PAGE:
Nonetheless, he adds, "If you are going to clean house with these shows and wipe out all the onscreen time and job opportunities, then you find new, fresh, black writers and producers and urge them to come up with something that's exciting, different, bold, daring adventurous - even on the edge."

Were that to happen, the loss of UPN's shows might become a catalyst for real change, suggests Pinkney.

"As wonderful as it was to have a place where you could go and find a lot of African-American programming, UPN often took the other networks off the hook. When you looked at the numbers (on minority representation) from the Directors Guild or the Screen Actors' Guild, they looked OK," she says.

"But when you took UPN and its shows out of the numbers, they didn't look so good at all. And that's what we're starting to see. Things are changing throughout the television industry, and, unfortunately, one of the big changes is the loss of a lot of African-American programs that a lot of people depended on. That's very sad."


FYI, here's the new CW Sunday lineup (or the "let's not piss off the Negroes by cancelling all the Black shows...yet" night):

Sunday: "Everybody Hates Chris," "All of Us," "Girlfriends," "The Game" "America's Next Top Model" repeats

Half&Half, One on One, Cuts, Love, Inc., Eve, etc. all get the ax.

Comments

( 54 comments — Leave a comment )
melaninjitsu
May. 19th, 2006 04:32 pm (UTC)

Think only POC comedies have it hard? Look at what ELSE the CW passed on:

http://youtube.com/watch?v=pv7YlUiI1-w

yeeeah, man.
bellydancer620
May. 19th, 2006 11:49 pm (UTC)
I was pissed when I found out they passed on that. CW could easily get Passions fans just because of Justin.
thewayoftheid
May. 19th, 2006 04:38 pm (UTC)
*sigh* I saw the line-up yesterday and was NOT pleased. smh@Sunday being "Black Night."

I have a confession to make: I liked "Half and Half." But only because of Telma Hopkins and Valerie Pettiford. They *made* the show.

WHO the HELL are these "7th Heaven" fans?! Are these the same folks who made Chamillionaire go platinum? I need to know.
sprorion
May. 19th, 2006 04:44 pm (UTC)
WHO the HELL are these "7th Heaven" fans?!
That's what I said! A show that was headed for the bin is resurrected while our shows get the can.
(no subject) - melaninjitsu - May. 19th, 2006 04:51 pm (UTC) - Expand
(no subject) - sprorion - May. 19th, 2006 04:52 pm (UTC) - Expand
(no subject) - melaninjitsu - May. 19th, 2006 04:58 pm (UTC) - Expand
(no subject) - kittylarock - May. 19th, 2006 05:24 pm (UTC) - Expand
(no subject) - ktempest - May. 19th, 2006 06:15 pm (UTC) - Expand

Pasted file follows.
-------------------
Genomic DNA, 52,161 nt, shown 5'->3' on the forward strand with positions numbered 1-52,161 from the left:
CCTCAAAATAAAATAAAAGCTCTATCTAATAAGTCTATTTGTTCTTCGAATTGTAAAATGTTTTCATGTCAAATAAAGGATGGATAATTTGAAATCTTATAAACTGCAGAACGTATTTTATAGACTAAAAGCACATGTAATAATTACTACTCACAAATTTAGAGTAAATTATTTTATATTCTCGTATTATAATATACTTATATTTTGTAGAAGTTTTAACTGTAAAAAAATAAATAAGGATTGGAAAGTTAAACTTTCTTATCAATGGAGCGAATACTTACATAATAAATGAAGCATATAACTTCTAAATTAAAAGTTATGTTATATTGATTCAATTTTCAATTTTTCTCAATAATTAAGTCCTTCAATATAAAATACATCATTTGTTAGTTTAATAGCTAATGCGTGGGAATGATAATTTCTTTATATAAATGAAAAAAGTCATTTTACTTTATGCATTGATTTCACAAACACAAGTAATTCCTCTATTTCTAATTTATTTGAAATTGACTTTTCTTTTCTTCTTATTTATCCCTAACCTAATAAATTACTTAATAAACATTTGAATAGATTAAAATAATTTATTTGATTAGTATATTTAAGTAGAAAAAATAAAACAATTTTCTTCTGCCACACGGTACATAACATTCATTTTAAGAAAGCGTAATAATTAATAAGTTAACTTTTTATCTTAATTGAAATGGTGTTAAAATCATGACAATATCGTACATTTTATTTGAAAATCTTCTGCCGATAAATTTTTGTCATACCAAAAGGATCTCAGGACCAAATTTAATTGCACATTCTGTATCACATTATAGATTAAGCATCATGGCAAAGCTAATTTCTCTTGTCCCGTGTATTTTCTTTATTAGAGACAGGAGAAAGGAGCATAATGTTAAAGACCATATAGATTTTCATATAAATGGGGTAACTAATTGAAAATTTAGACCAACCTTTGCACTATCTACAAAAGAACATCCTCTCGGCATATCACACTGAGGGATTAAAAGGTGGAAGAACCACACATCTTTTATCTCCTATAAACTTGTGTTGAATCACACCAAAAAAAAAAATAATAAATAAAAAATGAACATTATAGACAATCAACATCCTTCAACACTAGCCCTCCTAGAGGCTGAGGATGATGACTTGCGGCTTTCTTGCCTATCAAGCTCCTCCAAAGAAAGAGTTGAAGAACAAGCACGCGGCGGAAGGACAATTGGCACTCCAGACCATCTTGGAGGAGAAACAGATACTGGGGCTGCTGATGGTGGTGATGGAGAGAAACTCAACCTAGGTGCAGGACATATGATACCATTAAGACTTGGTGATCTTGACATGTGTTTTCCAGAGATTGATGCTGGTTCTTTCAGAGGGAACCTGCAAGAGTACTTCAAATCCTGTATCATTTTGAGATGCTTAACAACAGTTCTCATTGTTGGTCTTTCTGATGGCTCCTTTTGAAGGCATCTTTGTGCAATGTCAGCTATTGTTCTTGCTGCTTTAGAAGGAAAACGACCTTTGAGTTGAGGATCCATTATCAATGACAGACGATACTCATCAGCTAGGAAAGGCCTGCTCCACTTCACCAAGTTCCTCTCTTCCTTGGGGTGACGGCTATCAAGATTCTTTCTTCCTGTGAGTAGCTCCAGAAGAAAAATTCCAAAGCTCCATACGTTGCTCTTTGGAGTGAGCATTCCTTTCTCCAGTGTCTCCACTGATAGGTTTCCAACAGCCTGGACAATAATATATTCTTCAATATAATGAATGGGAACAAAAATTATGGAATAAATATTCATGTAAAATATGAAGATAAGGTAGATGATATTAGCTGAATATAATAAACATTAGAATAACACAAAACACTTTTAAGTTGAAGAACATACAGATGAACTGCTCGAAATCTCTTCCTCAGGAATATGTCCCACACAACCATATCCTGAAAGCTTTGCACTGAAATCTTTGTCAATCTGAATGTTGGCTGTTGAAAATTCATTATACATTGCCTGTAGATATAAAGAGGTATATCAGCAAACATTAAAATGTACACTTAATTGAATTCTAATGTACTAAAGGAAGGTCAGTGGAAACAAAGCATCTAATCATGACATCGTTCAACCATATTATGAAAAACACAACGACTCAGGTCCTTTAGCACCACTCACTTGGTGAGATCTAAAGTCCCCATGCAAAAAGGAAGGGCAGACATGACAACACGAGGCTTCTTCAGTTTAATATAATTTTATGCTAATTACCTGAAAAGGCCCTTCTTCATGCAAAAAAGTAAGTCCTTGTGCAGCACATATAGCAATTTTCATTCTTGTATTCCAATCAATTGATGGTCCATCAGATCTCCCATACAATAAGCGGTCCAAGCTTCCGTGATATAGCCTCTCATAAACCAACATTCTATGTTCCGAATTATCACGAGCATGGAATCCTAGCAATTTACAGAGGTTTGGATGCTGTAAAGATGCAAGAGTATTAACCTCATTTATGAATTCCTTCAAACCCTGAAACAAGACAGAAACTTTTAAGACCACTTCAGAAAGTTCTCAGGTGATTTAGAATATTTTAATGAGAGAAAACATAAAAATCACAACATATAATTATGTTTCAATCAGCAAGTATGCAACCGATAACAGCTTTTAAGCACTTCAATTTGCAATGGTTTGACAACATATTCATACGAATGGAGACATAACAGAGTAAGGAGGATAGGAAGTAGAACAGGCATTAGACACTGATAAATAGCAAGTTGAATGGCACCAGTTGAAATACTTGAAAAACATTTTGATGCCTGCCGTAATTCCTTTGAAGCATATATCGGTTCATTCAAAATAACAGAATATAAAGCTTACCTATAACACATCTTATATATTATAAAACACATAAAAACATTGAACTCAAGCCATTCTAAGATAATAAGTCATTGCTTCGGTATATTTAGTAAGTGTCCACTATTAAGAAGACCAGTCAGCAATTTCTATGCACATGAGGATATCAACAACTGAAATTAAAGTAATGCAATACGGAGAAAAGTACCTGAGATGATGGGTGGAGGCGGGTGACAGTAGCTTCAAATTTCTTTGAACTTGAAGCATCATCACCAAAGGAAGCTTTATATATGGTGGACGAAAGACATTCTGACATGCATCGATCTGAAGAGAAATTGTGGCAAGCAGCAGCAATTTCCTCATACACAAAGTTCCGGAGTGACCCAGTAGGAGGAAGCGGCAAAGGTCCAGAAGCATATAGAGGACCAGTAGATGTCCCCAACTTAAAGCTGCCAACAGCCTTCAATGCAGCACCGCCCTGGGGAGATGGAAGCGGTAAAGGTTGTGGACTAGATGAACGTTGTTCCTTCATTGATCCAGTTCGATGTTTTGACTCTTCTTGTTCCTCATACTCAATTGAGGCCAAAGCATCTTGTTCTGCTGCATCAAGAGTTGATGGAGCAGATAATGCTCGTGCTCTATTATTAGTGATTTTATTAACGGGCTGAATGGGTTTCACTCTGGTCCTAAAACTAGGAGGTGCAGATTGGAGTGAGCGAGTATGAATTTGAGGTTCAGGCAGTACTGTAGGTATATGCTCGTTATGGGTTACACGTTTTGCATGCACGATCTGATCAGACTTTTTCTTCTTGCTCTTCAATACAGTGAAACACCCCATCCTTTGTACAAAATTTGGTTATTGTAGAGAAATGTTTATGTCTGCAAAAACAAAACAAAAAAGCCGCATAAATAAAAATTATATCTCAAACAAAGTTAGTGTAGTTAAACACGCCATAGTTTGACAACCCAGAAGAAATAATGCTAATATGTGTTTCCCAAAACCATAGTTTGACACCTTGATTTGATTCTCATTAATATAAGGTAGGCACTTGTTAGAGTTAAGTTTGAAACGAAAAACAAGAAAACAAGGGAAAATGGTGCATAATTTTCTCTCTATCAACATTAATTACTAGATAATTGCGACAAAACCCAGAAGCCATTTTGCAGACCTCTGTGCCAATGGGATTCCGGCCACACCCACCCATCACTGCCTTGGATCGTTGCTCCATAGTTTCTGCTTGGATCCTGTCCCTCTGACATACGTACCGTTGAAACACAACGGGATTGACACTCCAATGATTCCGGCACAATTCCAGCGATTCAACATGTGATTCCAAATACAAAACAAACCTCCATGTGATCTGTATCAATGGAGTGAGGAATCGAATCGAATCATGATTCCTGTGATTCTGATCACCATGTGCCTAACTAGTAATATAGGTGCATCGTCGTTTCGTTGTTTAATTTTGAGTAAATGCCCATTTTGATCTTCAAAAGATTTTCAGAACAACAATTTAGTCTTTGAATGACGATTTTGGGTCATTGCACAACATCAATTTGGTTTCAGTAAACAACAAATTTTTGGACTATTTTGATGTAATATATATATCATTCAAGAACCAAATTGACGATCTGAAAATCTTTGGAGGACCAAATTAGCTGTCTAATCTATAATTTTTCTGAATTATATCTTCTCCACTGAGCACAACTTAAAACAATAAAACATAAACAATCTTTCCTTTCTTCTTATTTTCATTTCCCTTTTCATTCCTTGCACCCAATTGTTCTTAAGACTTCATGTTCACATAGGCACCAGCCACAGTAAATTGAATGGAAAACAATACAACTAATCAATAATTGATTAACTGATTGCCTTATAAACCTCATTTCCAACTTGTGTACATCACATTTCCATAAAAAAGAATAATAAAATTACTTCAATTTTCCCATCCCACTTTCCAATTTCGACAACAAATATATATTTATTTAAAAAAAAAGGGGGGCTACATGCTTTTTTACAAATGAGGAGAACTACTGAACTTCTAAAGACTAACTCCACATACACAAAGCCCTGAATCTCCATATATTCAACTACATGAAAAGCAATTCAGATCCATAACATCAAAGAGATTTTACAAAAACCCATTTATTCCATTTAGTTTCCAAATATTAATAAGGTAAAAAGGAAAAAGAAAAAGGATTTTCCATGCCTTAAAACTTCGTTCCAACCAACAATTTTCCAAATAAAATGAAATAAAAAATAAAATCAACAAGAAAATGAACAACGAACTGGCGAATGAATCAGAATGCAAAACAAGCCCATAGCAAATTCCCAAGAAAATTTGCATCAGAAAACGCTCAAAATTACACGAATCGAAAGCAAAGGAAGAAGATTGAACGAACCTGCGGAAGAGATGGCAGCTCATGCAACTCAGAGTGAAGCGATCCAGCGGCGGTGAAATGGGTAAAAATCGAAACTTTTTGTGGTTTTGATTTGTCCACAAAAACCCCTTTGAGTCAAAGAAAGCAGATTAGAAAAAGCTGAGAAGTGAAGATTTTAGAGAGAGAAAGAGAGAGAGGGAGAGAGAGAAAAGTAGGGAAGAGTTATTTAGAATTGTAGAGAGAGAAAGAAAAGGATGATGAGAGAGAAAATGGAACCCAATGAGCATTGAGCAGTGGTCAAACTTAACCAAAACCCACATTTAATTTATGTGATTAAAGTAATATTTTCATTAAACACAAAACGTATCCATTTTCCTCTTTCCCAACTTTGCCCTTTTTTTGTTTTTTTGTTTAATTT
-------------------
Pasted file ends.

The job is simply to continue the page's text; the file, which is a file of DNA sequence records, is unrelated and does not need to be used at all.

(no subject) - intlpopstar - May. 19th, 2006 05:42 pm (UTC) - Expand
(no subject) - littleeva - May. 19th, 2006 05:32 pm (UTC) - Expand
melaninjitsu
May. 19th, 2006 04:46 pm (UTC)
*raises hand*

7th Heaven is the only show besides Boston Legal with Star Trek actors on it. The parents were both in Trek movies. I've watched the show QUITE a few times. It's how I kept up with whitey culture. I honestly now believe that white people can't raise their kids and wilol take in whatever stray that comes their way so long as they go to church. This is all based on 7th Heaven.

I liked the idea of Rachel True in a weekly series, but the other sister was always too goofy for me. And Rachel has been rocking one hairstayle since "The Craft".
(no subject) - sprorion - May. 19th, 2006 04:51 pm (UTC) - Expand
(no subject) - ktempest - May. 19th, 2006 06:16 pm (UTC) - Expand
(no subject) - speedychi - May. 20th, 2006 12:07 pm (UTC) - Expand
kittylarock
May. 19th, 2006 05:21 pm (UTC)
there is no shame in my game. i've been an unabashed half and half fan myself for the past year or so. i don't know what took me so long to discover that show! it's cute, the mothers are hilarious, and i liked the gay filipino receptionist. and damn i'm sayin...any tv show that can resurrect mc lyte is alright by me.
(no subject) - blaquerose - May. 19th, 2006 08:52 pm (UTC) - Expand
mizcrank
May. 19th, 2006 05:41 pm (UTC)
only because of Telma Hopkins and Valerie Pettiford.

co-signed.
stuberyl
May. 19th, 2006 06:19 pm (UTC)
I liked "Half and Half" too. Those women wear some very nice outfits. How could they cancel the show before letting us know who Mona chose!
(no subject) - kittylarock - May. 20th, 2006 12:11 am (UTC) - Expand
mizcrank
May. 19th, 2006 04:51 pm (UTC)
i hate to admit it....
but I will miss CUTS.

There, i said it!
deedee_dancer
May. 19th, 2006 05:15 pm (UTC)